The laws also violate numerous international conventions. First, they are in conflict with Articles 7 (on equality before the law and protection against discrimination), 18 (freedom of thought, conscience, and religion), and 19 (freedom of expression) of the UN Declaration of Human Rights (UDHR). This is sad and ironic, considering Pakistan was a staunch advocate of UDHR during its early years and is a signatory. Second, even though Pakistan is not a signatory, it is important to note that the laws violate Articles 18, 19, 20, and 27 of the International Covenant on Civil and Political Rights (ICCPR) because Pakistani jurists consider the ICCPR as an affirmed international norm that Pakistan should follow and have used it in judicial opinions. Third, they violate Articles 2, 3, 4, 6, and 7 of the 1981 UN Declaration on the Elimination of All Forms of Intolerance and Discrimination Based on Religion and Belief. Fourth, they violate Articles 2 and 4 of the UN Declaration on the Rights of Persons Belonging to National or Ethnic, Religious and Linguistic Minorities. And finally, the death penalty for blasphemy violates the first clause of the UN Economic and Social Council that has provided safeguards for the rights of those facing capital punishment and states that: “capital punishment may be imposed only for the most serious crimes, it being understood that their scope should not go beyond intentional crimes, with lethal or other extremely grave consequences.” Pakistan is one of the few remaining countries to retain it along with China, Iran, and the United States.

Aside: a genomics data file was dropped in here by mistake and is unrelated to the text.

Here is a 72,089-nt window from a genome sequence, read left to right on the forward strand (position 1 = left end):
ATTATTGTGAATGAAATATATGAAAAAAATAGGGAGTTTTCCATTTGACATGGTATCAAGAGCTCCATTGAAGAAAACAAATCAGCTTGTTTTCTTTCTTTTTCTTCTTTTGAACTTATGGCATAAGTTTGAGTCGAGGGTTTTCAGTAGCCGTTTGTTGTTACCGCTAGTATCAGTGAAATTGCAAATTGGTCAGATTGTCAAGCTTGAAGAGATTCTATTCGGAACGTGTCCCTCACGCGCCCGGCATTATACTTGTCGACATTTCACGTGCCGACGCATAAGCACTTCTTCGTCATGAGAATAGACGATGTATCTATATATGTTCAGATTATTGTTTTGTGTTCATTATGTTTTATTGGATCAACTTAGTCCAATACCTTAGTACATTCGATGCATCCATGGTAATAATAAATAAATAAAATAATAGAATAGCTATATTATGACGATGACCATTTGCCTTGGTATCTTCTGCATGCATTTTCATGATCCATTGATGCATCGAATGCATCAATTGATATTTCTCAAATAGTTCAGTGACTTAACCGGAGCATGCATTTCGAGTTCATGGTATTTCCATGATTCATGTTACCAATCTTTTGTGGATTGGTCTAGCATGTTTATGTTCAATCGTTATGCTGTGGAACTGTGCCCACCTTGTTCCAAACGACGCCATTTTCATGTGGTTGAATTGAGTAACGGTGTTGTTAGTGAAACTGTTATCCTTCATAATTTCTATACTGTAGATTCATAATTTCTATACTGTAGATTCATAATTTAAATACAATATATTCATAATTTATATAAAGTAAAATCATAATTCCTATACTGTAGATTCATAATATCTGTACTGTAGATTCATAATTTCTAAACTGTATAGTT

Judicial reform is not only important but necessary. The laws are usually misused at the lower court level because the local judges fear reprisal. While some decisions have gotten overturned at the appeals level, majority of the cases do not get reported, and of those that do, very few actually make it to the appeals stage. Furthermore, even if they do and the accused are acquitted, religious mobs drive them out of their homes and/or villages and even on occasion the country itself. As more are charged under the blasphemy laws, the clearer it becomes that the judiciary has actually endorsed these laws and increased their legitimacy. Parliament also needs to make amends and reform or eliminate the laws. Strong and vocal voices of Salman Taseer and Shahbaz Bhatti unfortunately have been silenced. But instead of being afraid, legislators should use their assassinations as a calling for reform that cannot wait any longer. Sherry Rahman is such a voice—others should and must join her in her quest to reform or even eliminate the laws. Reforming or eliminating discriminatory laws will not magically reduce the violence within Pakistan but it will eliminate a tool that has been used too often to target minorities.